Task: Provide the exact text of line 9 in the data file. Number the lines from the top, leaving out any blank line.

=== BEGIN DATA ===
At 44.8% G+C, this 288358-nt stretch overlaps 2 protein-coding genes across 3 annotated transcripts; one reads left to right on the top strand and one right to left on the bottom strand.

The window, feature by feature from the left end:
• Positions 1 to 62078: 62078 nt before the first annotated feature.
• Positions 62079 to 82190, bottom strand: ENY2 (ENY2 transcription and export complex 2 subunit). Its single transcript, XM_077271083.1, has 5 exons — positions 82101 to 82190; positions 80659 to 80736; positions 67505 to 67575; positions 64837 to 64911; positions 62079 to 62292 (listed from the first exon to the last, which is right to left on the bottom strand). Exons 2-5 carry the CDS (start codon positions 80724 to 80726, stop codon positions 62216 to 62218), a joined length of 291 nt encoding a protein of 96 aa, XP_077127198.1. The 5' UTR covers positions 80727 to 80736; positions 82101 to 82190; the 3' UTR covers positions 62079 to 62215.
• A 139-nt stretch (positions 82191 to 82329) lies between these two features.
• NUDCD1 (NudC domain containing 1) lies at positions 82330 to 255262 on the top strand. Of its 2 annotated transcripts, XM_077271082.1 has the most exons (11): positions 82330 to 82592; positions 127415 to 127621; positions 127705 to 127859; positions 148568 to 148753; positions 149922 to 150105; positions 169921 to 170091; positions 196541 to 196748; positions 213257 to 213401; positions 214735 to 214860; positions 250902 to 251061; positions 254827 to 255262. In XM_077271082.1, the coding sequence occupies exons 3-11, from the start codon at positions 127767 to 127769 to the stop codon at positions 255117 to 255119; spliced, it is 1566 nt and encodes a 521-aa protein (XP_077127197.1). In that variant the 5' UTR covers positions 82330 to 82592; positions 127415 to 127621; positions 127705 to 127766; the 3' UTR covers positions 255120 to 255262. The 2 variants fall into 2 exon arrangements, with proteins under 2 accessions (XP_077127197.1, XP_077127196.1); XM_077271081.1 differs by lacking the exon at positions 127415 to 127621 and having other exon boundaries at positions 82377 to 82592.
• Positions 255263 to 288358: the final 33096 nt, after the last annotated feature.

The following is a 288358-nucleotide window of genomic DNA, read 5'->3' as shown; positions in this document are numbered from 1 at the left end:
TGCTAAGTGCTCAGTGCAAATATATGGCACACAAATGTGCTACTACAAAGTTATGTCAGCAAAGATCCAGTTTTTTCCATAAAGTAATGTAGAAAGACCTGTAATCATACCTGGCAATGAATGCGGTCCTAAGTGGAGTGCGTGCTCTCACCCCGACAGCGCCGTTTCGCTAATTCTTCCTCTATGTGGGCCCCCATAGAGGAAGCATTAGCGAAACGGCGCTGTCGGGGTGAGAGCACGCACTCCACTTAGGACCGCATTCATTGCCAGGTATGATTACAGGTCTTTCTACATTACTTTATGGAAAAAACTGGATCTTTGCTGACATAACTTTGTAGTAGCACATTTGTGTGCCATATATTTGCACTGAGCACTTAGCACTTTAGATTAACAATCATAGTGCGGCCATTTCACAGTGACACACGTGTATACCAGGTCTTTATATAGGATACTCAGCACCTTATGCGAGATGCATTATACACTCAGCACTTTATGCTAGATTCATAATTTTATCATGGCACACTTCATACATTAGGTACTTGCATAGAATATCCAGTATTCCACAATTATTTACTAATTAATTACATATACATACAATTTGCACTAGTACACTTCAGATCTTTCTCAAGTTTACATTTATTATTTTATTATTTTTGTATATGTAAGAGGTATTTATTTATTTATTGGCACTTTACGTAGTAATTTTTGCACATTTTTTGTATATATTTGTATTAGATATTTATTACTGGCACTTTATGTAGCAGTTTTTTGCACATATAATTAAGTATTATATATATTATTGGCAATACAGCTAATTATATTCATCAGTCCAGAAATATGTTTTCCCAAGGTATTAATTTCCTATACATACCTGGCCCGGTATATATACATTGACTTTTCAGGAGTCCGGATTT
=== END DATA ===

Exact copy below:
TGCTAAGTGCTCAGTGCAAATATATGGCACACAAATGTGCTACTACAAAGTTATGTCAGCAAAGATCCAGTTTTTTCCATAAAGTAATGTAGAAAGACCTGTAATCATACCTGGCAATGAATGCGGTCCTAAGTGGAGTGCGTGCTCTCACCCCGACAGCGCCGTTTCGCTAATTCTTCCTCTATGTGGGCCCCCATAGAGGAAGCATTAGCGAAACGGCGCTGTCGGGGTGAGAGCACGCACTCCACTTAGGACCGCATTCATTGCCAGGTATGATTACAGGTCTTTCTACATTACTTTATGGAAAAAACTGGATCTTTGCTGACATAACTTTGTAGTAGCACATTTGTGTGCCATATATTTGCACTGAGCACTTAGCACTTTAGATTAACAATCATAGTGCGGCCATTTCACAGTGACACACGTGTATACCAGGTCTTTATATAGGATACTCAGCACCTTATGCGAGATGCATTATACACTCAGCACTTTATGCTAGATTCATAATTTTATCATGGCACACTTCATACATTAGGTACTTGCATAGAATATCCAGTATTCCACAATTATTTACTAATTAATTACATATACATACAATTTGCACTAGTACACTTCAGATCTTTCTCAAGTTTACATTTATTATTTTATTATTTTTGTATATGTAAGAGGTATTTATTTATTTATTGGCACTTTACGTAGTAATTTTTGCACATTTTTTGTATATATTTGTATTAGATATTTATTACTGGCACTTTATGTAGCAGTTTTTTGCACATATAATTAAGTATTATATATATTATTGGCAATACAGCTAATTATATTCATCAGTCCAGAAATATGTTTTCCCAAGGTATTAATTTCCTATACATACCTGGCCCGGTATATATACATTGACTTTTCAGGAGTCCGGATTT